Tagata Pasifika

The Pacific voice on
New Zealand television

since 1987

Cook Islands ready but anxious for travel bubble

The Cook Islands travel bubble opens on Monday, and hopes are high of a return to pre-Covid visitor numbers for its struggling economy. But while there’s plenty of optimism, it is tempered with some caution.

The Cook Islands has been hoping for a travel bubble since the beginning of the year, with Prime Minister Mark Brown visiting New Zealand earlier this year to press his case with Jacinda Ardern.

Then, early in May, the New Zealand Prime Minister announced a travel bubble would open from Monday May 17th.

Cook Islands Tourism Industry Council head Liana Scott welcomed the news, hinting at the stress they’ve been under.

“At the moment we’re open for business, but we have everything from zero customers to five, six, seven, so nothing that pays the bills,” says Scott.

But while those connected with the Tourism sector are looking forward to the influx of visitors, others who have managed without them are not so sure.

Some stallholders at Rarotonga’s iconic Punanga Nui Markets had this to say when asked if they were looking forward to the travel bubble.

“Not really. I don’t know whether it’s… I say, yes or no. But me, I’m not ready for that,” one woman says.

“That’s hard to say, but I think we are not quite ready,” says another.

“I’m happy about it and not happy about it, because of our health issues. But hey, if it works, it works,” says a stallholder.

Cook Islands locals have mixed feelings about next week's travel bubble with New Zealand. Photo: Tagata Pasifika.
Cook Islands locals have mixed feelings about next week’s travel bubble with New Zealand. Photo: Tagata Pasifika.

Lorna Nicholas, another market stallholder, says she was able to cope with the border closures.

“We were happy with what we had. I mean, I feel sorry for the people who have accommodation and rental properties and rental cars and the shops and that.

“But as a local person, my customers were local people, so I made enough money with the income I got selling to our local people.”

But stallholder Rangi Mitaera-Johnson says she is looking forward to the extra visitors.

“I’m really excited about Cook Islanders coming over, back home. I’m excited about tourists coming back into the Cook Islands,” she says.

“I just hope that everyone follows through with all the precautionary measures that are in place that need to be followed up right through entering and leaving the Cooks.”

In the wider Business community, fishing Charter operator Corey Fisher has relied on the government’s wage subsidy and odd jobs to get extra cash in. The bubble would help him get to sea again.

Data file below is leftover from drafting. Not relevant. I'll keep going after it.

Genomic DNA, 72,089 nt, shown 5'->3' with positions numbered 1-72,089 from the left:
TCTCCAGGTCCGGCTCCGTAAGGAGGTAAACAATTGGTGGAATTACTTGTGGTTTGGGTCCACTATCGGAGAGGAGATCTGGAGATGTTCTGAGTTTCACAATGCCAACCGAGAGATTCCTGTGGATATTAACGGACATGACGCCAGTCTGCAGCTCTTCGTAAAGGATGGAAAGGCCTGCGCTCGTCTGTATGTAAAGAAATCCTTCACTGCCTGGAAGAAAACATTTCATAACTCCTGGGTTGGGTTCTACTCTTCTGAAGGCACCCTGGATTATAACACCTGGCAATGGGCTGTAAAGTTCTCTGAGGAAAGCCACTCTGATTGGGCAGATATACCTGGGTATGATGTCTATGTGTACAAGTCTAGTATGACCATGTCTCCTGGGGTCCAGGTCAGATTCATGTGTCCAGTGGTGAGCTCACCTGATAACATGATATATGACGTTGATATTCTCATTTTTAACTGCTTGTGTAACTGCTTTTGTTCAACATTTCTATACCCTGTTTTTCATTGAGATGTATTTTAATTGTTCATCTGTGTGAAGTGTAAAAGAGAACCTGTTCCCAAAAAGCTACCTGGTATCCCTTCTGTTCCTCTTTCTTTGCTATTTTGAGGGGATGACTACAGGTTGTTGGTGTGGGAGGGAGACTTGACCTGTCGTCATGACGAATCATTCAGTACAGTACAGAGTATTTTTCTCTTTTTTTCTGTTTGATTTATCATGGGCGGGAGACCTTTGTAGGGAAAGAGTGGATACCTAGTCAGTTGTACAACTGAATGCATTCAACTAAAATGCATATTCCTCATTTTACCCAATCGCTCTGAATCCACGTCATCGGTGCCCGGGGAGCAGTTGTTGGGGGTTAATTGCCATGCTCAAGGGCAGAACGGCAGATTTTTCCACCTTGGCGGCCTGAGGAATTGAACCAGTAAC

“Obviously, I can’t wait till the bubble opens and everyone starts coming over, but at the same time you’re always thinking – it’s always in the back of your head you know – we don’t really want the Covid here. But at the same time we need the money.”

And store owner Cherrelle Sherwin says extra visitors will not be the only bonus for struggling businesses.

“It has definitely been a challenge given the lack of flights that have come in, which has also meant that we have had to stop our airfreight that we normally bring in,” she says.

“The cost of freight has sky-rocketed.”

Cook Islands fishing charters
Business operators like Corey Fisher have relied on the government’s wage subsidy and odd jobs to get extra cash in. Photo: Tagata Pasifika

In Aitutaki, long the jewel in the Cooks’ tourism crown, hotel operator Nick Henry’s looking forward to the bubble but is not expecting things to suddenly return to normal.

“We’re not expecting huge plane loads of people to rush off and land in Aitutaki,” he says.

“Obviously, many of us would have preferred to have been vaccinated prior to the bubble opening. However, the reality is, we’ve had quarantine-free travel since the middle of January, so for the past four, five months we’ve managed to keep Covid out of the Cooks.”

But a travel bubble is likely to put stress on the sectors it’s meant to help. Overseas business and tourism workers were re-patriated back to Fiji and the Philippines last year, and many of the locals who remained took up short-term seasonal work in New Zealand. However, there’s no guarantee they’ll return.

“There are still opportunities in NZ, there are still jobs needed in NZ. The fact is NZ is paying a better min wage, a higher wage and we’ve still got to compete with that,” says Chamber of Commerce President Fletcher Melvin.

“However, as tourism increases and capacity is needed, there’ll be more jobs and eventually start attracting people back to the islands.”

In the meantime, preparations are under way for the rollout of the Covid-19 vaccine in the Cook Islands next week. Contact tracing is in place and testing capability improved. The vaccine will mean peace of mind for the locals.

“From what I understand, we are prepared. Yes, we haven’t been vaccinated, but I’m one hundred percent sure that our government as well as the New Zealand government has taken this into consideration,” says Cherrelle Sherwin.

Lorna Nicholas says, “I think people should get vaccinated; we still might get the virus, but at least you won’t die from the virus, and then safety for all.”

“We are looking forward to it,” says Stephen Doherty from Island Hopper Vacations.

“The people of the Cook Islands are looking forward to welcoming New Zealanders, Australians and our friends and family and visitors from all over the world back to our shores again.

“And we’d love to say to you all when you get here, kia orana; it’s nice to have you home.”

By John Utanga

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